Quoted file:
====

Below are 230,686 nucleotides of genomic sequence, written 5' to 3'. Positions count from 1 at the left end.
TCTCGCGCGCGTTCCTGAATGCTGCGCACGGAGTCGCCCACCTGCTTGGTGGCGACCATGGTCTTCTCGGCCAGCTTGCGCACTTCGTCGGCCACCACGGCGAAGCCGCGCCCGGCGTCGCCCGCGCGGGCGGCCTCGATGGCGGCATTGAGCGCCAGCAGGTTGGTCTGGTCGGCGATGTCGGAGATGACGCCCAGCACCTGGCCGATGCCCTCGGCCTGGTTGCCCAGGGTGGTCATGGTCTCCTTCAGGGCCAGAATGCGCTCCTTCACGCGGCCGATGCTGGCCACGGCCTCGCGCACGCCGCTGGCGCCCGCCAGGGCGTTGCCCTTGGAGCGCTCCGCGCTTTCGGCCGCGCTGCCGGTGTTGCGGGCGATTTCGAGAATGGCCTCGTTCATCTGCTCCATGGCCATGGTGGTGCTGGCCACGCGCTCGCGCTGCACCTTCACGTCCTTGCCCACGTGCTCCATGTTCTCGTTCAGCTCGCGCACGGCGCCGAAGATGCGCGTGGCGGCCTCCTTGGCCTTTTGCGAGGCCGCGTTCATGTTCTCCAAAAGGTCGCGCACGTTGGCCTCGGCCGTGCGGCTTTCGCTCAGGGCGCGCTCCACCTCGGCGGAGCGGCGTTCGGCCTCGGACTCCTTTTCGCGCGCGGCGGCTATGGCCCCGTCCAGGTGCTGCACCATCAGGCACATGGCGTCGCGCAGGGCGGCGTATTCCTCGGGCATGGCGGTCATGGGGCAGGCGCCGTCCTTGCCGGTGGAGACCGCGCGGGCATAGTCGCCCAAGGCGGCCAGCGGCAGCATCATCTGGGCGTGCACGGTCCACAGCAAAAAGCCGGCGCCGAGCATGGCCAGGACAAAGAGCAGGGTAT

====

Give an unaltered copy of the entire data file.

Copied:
Below are 230,686 nucleotides of genomic sequence, written 5' to 3'. Positions count from 1 at the left end.
TCTCGCGCGCGTTCCTGAATGCTGCGCACGGAGTCGCCCACCTGCTTGGTGGCGACCATGGTCTTCTCGGCCAGCTTGCGCACTTCGTCGGCCACCACGGCGAAGCCGCGCCCGGCGTCGCCCGCGCGGGCGGCCTCGATGGCGGCATTGAGCGCCAGCAGGTTGGTCTGGTCGGCGATGTCGGAGATGACGCCCAGCACCTGGCCGATGCCCTCGGCCTGGTTGCCCAGGGTGGTCATGGTCTCCTTCAGGGCCAGAATGCGCTCCTTCACGCGGCCGATGCTGGCCACGGCCTCGCGCACGCCGCTGGCGCCCGCCAGGGCGTTGCCCTTGGAGCGCTCCGCGCTTTCGGCCGCGCTGCCGGTGTTGCGGGCGATTTCGAGAATGGCCTCGTTCATCTGCTCCATGGCCATGGTGGTGCTGGCCACGCGCTCGCGCTGCACCTTCACGTCCTTGCCCACGTGCTCCATGTTCTCGTTCAGCTCGCGCACGGCGCCGAAGATGCGCGTGGCGGCCTCCTTGGCCTTTTGCGAGGCCGCGTTCATGTTCTCCAAAAGGTCGCGCACGTTGGCCTCGGCCGTGCGGCTTTCGCTCAGGGCGCGCTCCACCTCGGCGGAGCGGCGTTCGGCCTCGGACTCCTTTTCGCGCGCGGCGGCTATGGCCCCGTCCAGGTGCTGCACCATCAGGCACATGGCGTCGCGCAGGGCGGCGTATTCCTCGGGCATGGCGGTCATGGGGCAGGCGCCGTCCTTGCCGGTGGAGACCGCGCGGGCATAGTCGCCCAAGGCGGCCAGCGGCAGCATCATCTGGGCGTGCACGGTCCACAGCAAAAAGCCGGCGCCGAGCATGGCCAGGACAAAGAGCAGGGTAT